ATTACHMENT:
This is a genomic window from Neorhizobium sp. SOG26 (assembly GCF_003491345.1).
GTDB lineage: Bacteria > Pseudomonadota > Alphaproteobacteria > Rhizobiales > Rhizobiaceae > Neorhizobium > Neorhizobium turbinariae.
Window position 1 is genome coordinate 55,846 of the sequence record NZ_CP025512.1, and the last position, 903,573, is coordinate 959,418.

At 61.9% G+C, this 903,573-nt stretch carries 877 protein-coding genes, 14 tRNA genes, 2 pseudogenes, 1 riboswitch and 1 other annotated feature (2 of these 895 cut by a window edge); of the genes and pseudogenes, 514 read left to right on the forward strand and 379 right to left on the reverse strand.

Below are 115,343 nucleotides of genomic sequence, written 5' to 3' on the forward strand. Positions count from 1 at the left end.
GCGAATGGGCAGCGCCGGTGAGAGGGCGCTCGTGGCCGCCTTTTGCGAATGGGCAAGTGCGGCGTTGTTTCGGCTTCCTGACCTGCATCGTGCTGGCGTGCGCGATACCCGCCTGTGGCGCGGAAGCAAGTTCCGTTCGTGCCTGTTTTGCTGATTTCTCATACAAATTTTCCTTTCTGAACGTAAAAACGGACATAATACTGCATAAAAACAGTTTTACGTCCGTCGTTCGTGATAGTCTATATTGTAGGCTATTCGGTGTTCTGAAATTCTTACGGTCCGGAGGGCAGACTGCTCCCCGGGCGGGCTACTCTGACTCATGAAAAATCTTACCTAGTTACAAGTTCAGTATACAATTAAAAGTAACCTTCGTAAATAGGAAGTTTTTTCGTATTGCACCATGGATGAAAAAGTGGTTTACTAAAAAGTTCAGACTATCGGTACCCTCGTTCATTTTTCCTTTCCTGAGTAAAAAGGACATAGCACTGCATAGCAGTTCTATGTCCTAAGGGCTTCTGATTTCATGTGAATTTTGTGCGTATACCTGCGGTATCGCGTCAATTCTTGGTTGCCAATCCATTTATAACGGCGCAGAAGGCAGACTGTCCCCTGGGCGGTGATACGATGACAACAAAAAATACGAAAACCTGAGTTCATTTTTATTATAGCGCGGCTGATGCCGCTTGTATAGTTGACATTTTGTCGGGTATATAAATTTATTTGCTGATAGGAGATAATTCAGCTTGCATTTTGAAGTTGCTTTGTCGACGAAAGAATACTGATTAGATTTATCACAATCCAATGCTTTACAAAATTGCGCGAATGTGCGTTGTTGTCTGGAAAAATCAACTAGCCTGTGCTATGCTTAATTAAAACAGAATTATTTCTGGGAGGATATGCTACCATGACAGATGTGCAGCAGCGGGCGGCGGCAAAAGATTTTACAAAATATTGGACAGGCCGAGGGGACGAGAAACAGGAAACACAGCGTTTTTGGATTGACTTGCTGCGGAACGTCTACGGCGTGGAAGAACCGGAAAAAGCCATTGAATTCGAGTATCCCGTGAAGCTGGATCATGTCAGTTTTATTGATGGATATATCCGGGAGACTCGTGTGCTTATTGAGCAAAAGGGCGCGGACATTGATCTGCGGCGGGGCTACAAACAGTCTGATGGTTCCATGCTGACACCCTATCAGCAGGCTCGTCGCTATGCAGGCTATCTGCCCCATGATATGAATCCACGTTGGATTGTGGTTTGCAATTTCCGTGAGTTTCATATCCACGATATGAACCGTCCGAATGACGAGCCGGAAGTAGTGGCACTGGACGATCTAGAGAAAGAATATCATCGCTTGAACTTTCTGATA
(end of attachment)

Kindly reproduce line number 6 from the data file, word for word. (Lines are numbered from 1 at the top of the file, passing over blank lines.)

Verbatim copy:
GCGAATGGGCAGCGCCGGTGAGAGGGCGCTCGTGGCCGCCTTTTGCGAATGGGCAAGTGCGGCGTTGTTTCGGCTTCCTGACCTGCATCGTGCTGGCGTGCGCGATACCCGCCTGTGGCGCGGAAGCAAGTTCCGTTCGTGCCTGTTTTGCTGATTTCTCATACAAATTTTCCTTTCTGAACGTAAAAACGGACATAATACTGCATAAAAACAGTTTTACGTCCGTCGTTCGTGATAGTCTATATTGTAGGCTATTCGGTGTTCTGAAATTCTTACGGTCCGGAGGGCAGACTGCTCCCCGGGCGGGCTACTCTGACTCATGAAAAATCTTACCTAGTTACAAGTTCAGTATACAATTAAAAGTAACCTTCGTAAATAGGAAGTTTTTTCGTATTGCACCATGGATGAAAAAGTGGTTTACTAAAAAGTTCAGACTATCGGTACCCTCGTTCATTTTTCCTTTCCTGAGTAAAAAGGACATAGCACTGCATAGCAGTTCTATGTCCTAAGGGCTTCTGATTTCATGTGAATTTTGTGCGTATACCTGCGGTATCGCGTCAATTCTTGGTTGCCAATCCATTTATAACGGCGCAGAAGGCAGACTGTCCCCTGGGCGGTGATACGATGACAACAAAAAATACGAAAACCTGAGTTCATTTTTATTATAGCGCGGCTGATGCCGCTTGTATAGTTGACATTTTGTCGGGTATATAAATTTATTTGCTGATAGGAGATAATTCAGCTTGCATTTTGAAGTTGCTTTGTCGACGAAAGAATACTGATTAGATTTATCACAATCCAATGCTTTACAAAATTGCGCGAATGTGCGTTGTTGTCTGGAAAAATCAACTAGCCTGTGCTATGCTTAATTAAAACAGAATTATTTCTGGGAGGATATGCTACCATGACAGATGTGCAGCAGCGGGCGGCGGCAAAAGATTTTACAAAATATTGGACAGGCCGAGGGGACGAGAAACAGGAAACACAGCGTTTTTGGATTGACTTGCTGCGGAACGTCTACGGCGTGGAAGAACCGGAAAAAGCCATTGAATTCGAGTATCCCGTGAAGCTGGATCATGTCAGTTTTATTGATGGATATATCCGGGAGACTCGTGTGCTTATTGAGCAAAAGGGCGCGGACATTGATCTGCGGCGGGGCTACAAACAGTCTGATGGTTCCATGCTGACACCCTATCAGCAGGCTCGTCGCTATGCAGGCTATCTGCCCCATGATATGAATCCACGTTGGATTGTGGTTTGCAATTTCCGTGAGTTTCATATCCACGATATGAACCGTCCGAATGACGAGCCGGAAGTAGTGGCACTGGACGATCTAGAGAAAGAATATCATCGCTTGAACTTTCTGATA